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Amazon Relents on Key Merchant Policy So Prime Members Can Get Better Selection

Another move aimed at pleasing Amazon's best customers.

Jason Del Rey

Amazon has spent a lot of time and money increasing membership in its Amazon Prime program over the past two years. Now, the retailer is experimenting with a change in how it qualifies products for Prime’s two-day delivery service to give those Prime members an even wider selection of items.

This year, Amazon has quietly been reaching out to a select group of merchants who sell on Amazon with a new pitch: We’ll let your goods qualify for Prime’s free two-day shipping program without storing your inventory with us, according to multiple people familiar with the program.

The move is being viewed in the seller community as a concession by Amazon because it has historically been adamant about requiring sellers to store their goods in one of its warehouses to qualify goods for Prime’s two-day delivery program. This stance has turned off some merchants who don’t want to participate in the warehousing program, known as Fulfillment by Amazon, or FBA, which, despite some hesitations, continues to grow.

With the policy change, Amazon may be able to greatly increase the number of products available that benefit from the Prime shipping service, without taking up more of its own warehousing space. It also can potentially add unique or higher-priced products to Prime’s catalog that merchants or brands historically haven’t wanted tied up in Amazon’s facilities.

An Amazon spokesman declined to comment.

The move underscores Amazon’s desire to continue to improve product selection and perks for the Prime membership program, which costs $99 a year. Amazon has spent hundreds of millions of dollars over the last year to acquire unique video content, such as HBO shows, to offer Prime members for free. In addition, the company has introduced free photo storage and music streaming to Prime, and even two-hour delivery for no extra charge in a handful of cities.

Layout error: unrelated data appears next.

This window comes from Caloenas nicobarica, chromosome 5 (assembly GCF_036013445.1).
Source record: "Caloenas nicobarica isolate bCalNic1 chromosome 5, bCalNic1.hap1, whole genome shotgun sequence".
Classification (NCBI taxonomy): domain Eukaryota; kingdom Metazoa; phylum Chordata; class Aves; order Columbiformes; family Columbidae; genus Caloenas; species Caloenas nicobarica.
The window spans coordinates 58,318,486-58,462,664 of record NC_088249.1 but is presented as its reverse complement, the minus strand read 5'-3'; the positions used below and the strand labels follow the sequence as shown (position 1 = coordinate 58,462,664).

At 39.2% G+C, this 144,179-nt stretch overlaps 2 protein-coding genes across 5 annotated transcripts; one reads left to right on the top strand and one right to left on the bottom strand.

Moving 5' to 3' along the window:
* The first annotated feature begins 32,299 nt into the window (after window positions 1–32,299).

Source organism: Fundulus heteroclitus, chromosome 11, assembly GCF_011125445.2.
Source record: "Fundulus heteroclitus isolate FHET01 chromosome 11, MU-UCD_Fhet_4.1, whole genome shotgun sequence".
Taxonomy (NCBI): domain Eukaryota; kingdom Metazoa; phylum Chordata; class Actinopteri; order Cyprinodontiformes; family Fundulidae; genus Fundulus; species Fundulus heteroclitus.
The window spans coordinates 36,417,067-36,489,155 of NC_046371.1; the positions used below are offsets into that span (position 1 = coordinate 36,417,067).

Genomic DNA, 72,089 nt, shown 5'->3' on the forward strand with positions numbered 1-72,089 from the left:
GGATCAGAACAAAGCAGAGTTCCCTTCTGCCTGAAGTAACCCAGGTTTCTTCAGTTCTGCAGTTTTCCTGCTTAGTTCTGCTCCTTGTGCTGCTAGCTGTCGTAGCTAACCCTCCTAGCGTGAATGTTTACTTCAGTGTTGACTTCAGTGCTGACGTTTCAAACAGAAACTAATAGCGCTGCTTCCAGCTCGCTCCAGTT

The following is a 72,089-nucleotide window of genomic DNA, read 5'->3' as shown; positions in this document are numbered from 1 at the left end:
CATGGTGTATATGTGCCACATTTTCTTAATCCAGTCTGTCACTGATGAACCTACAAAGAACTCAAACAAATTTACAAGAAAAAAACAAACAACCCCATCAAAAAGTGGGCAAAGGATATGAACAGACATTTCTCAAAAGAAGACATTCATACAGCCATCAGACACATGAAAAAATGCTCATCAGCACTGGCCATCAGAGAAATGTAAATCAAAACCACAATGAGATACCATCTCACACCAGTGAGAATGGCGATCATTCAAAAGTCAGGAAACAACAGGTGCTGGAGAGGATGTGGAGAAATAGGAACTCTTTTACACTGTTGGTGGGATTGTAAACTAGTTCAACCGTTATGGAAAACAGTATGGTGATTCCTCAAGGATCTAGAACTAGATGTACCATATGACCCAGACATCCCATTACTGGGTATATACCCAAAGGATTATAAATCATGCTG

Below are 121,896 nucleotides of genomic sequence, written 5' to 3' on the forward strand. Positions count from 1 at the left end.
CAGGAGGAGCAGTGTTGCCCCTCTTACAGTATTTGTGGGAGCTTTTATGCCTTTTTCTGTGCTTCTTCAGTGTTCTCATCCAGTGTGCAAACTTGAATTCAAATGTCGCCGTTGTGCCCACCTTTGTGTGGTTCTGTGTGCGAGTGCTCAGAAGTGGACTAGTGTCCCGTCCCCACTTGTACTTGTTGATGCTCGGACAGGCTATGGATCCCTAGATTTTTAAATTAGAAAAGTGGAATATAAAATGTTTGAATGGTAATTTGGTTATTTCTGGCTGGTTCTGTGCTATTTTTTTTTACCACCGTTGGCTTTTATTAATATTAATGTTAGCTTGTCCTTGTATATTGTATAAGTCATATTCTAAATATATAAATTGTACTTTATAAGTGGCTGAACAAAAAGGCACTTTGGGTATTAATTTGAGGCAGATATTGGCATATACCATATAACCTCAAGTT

The reason for these investments is clear: Prime members spend anywhere from two times to four times more on Amazon each year compared with non-Prime members, depending on which third-party survey you trust. And the investments appear to be working. Amazon Prime membership grew by 53 percent in 2014 on a base of at least 20 million members. Amazon doesn’t disclose the exact number of Prime members, but that rate of growth suggests there were at least 30 million Prime members worldwide by the end of last year.

The new program also highlights the growing importance of third-party sellers to Amazon’s overall business. Sales from third-party merchants on Amazon accounted for 44 percent of total unit sales in the first quarter of the year, which is up from 40 percent a year earlier, according to Amazon CFO Tom Szkutak.

Amazon CEO Jeff Bezos has long preached that product selection is one of the critical pieces of the company’s “flywheel” of growth. Increased selection improves the customer experience, which should lead to more people buying on Amazon.com, which in turn should attract more sellers.

But the FBA warehousing requirement created a barrier to how wide Amazon’s selection can grow. Many of the third-party companies that sell goods on Amazon don’t want to store goods in an Amazon facility because they don’t want to tie up unique or expensive inventory that they might want to sell to other retailers. Others worried that storing goods in an Amazon facility in another state would trigger a sales tax that they would have to pass on to shoppers, potentially making their product pricing less competitive, according to industry experts.

Even so, the sellers invited to this program will undoubtedly see increased sales with their goods qualifying for Prime shipping. Many Prime shoppers filter their product search results on Amazon to weed out sellers that don’t offer two-day Prime shipping. More than half of the third-party sellers on Amazon don’t use FBA, meaning their goods historically haven’t qualified for Prime.

The new program could also indicate that Amazon is running out of warehouse space in its own facilities. Amazon already operates more than 100 fulfillment centers globally and has been adding warehouses closer to big metro areas to increase delivery speed where there’s a higher concentration of Prime customers.

The move does come with risks for Amazon. Prime’s main attraction is still the promise of two-day delivery, which will be harder to guarantee for items that aren’t housed in one of Amazon’s own warehouses. Sources, however, say the company is being selective about which merchants can participate in the test so it doesn’t add merchants that can’t live up to the Prime delivery promise. It’s not clear if Amazon offsets the two-day delivery fees for these sellers, or if the merchants will be required to pay the fees on their own.

This article originally appeared on Recode.net.

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